Grant County includes the southern part of the Blue Mountains. One unique characteristic of the typical forestland of the area is the relatively low density of underbrush. Travelers and emigrants of the 19th century remarked that the absences of underbrush, and the wide spacing of the trees, made it possible to drive a wagon and team of horses virtually anywhere the grade would permit. The forested land of the county vary from sparse stands of Western Juniper in more arid, open, or rocky ground, to Sub-Alpine and High-Alpine fir stands in the highest terrain. Other forested areas (mainly above 3,200 feet (980 m) in elevation) are marked by stands of Ponderosa Pine, Douglas Fir, White Fir, Western Larch (a deciduous conifer commonly called “Tamarack”), Lodgepole Pine, Spruce stands in some higher elevation sites and a few stands of White Pine, as well as Cottonwood trees along some rivers and streams, and Birch and Quaking Aspen groves, mainly at higher elevations. There is also a rare and isolated stand of Alaskan Yellow Cedar in the Aldrich Mountains. Other flora includes a wide variety of native grasses and wildflowers, huckleberries, wild strawberries, elderberries, several types of edible mushrooms and Oregon Grape, the state plant. Non-native Russian Cheatgrass is also prevalent in many areas of the county.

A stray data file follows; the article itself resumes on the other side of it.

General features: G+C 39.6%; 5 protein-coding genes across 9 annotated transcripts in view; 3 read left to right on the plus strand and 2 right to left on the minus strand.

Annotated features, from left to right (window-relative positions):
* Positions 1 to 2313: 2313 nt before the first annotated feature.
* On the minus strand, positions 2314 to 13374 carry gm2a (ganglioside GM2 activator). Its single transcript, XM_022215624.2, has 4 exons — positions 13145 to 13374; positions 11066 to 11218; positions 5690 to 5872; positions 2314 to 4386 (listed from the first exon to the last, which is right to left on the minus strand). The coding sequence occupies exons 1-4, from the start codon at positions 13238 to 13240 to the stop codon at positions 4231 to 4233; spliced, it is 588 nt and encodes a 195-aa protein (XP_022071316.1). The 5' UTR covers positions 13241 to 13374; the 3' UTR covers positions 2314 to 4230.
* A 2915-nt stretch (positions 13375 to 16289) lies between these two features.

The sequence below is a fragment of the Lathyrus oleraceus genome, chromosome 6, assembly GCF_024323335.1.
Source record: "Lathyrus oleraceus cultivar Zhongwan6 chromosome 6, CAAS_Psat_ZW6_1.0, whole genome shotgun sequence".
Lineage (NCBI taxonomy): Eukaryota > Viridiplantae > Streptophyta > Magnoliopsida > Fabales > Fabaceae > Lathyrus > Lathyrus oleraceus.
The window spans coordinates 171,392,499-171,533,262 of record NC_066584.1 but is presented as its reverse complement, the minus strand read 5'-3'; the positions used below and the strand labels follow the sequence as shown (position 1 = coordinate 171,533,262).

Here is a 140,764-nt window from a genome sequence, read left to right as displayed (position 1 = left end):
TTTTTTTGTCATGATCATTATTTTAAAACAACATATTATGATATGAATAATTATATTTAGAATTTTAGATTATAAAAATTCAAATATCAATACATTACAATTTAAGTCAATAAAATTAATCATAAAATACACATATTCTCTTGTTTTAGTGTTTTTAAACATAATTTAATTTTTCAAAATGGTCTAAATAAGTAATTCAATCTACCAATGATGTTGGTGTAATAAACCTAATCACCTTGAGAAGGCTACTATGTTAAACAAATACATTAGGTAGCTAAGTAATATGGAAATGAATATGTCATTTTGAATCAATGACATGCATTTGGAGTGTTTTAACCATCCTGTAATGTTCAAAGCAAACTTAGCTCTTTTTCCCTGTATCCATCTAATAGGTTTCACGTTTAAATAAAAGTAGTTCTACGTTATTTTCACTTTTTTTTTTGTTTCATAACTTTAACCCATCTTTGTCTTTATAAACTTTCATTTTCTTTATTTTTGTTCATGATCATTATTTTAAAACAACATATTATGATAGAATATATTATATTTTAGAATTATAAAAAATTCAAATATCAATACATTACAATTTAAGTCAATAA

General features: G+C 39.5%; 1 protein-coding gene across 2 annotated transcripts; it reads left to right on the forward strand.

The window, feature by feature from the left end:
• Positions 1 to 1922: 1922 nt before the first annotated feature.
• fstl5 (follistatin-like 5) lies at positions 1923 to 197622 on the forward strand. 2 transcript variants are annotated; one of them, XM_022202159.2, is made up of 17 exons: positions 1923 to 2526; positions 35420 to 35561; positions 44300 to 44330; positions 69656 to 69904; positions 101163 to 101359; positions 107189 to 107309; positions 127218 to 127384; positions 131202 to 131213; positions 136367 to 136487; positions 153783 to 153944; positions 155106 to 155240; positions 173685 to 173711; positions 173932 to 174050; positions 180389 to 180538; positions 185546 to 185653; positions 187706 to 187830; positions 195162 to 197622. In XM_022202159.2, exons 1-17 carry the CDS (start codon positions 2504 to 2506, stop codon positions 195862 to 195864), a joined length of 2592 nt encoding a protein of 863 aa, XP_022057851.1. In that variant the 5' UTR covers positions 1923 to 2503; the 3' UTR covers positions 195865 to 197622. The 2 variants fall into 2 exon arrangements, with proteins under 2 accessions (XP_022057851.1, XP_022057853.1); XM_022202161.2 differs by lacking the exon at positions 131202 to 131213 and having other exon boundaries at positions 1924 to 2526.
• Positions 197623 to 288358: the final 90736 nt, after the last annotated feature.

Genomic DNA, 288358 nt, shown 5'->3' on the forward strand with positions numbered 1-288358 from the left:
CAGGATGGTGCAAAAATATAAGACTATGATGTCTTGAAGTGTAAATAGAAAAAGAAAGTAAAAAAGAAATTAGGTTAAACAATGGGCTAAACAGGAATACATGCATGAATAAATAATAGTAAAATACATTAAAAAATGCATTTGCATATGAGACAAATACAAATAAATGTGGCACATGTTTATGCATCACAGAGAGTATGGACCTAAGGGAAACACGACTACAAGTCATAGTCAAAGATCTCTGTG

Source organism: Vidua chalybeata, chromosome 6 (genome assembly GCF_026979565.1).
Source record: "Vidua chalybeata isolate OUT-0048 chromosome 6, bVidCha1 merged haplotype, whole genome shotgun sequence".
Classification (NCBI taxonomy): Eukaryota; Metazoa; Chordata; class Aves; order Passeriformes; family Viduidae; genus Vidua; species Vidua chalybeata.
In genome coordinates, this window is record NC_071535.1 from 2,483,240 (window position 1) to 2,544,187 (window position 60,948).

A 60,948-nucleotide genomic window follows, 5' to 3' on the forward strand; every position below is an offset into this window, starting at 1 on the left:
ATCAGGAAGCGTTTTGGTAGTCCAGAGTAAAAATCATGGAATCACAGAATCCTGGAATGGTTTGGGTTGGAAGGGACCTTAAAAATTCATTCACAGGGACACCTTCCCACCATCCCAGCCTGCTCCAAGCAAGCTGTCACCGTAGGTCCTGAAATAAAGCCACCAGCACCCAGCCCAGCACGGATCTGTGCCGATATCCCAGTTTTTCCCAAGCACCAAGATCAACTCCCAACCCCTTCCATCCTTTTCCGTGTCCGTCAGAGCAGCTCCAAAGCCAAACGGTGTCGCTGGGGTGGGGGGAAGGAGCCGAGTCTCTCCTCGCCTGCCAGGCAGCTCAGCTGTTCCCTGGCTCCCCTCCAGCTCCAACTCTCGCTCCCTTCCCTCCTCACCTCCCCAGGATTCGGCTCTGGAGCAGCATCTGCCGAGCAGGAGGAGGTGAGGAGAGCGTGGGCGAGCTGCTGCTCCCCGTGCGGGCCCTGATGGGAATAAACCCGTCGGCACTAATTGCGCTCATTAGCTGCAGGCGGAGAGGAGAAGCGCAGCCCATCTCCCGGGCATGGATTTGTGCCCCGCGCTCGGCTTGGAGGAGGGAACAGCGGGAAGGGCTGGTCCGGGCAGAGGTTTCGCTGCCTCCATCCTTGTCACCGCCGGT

Grant County is also home to what may be one of the largest living organism in the world, a giant fungus of the species Armillaria solidipes that lives within the Malheur National Forest. It was found to span 8.9 square kilometres (2,200 acres). Its total mass has been estimated to be between 8,500 and 10,500 tons, and its age at somewhere between 2,000 and 8,500 years.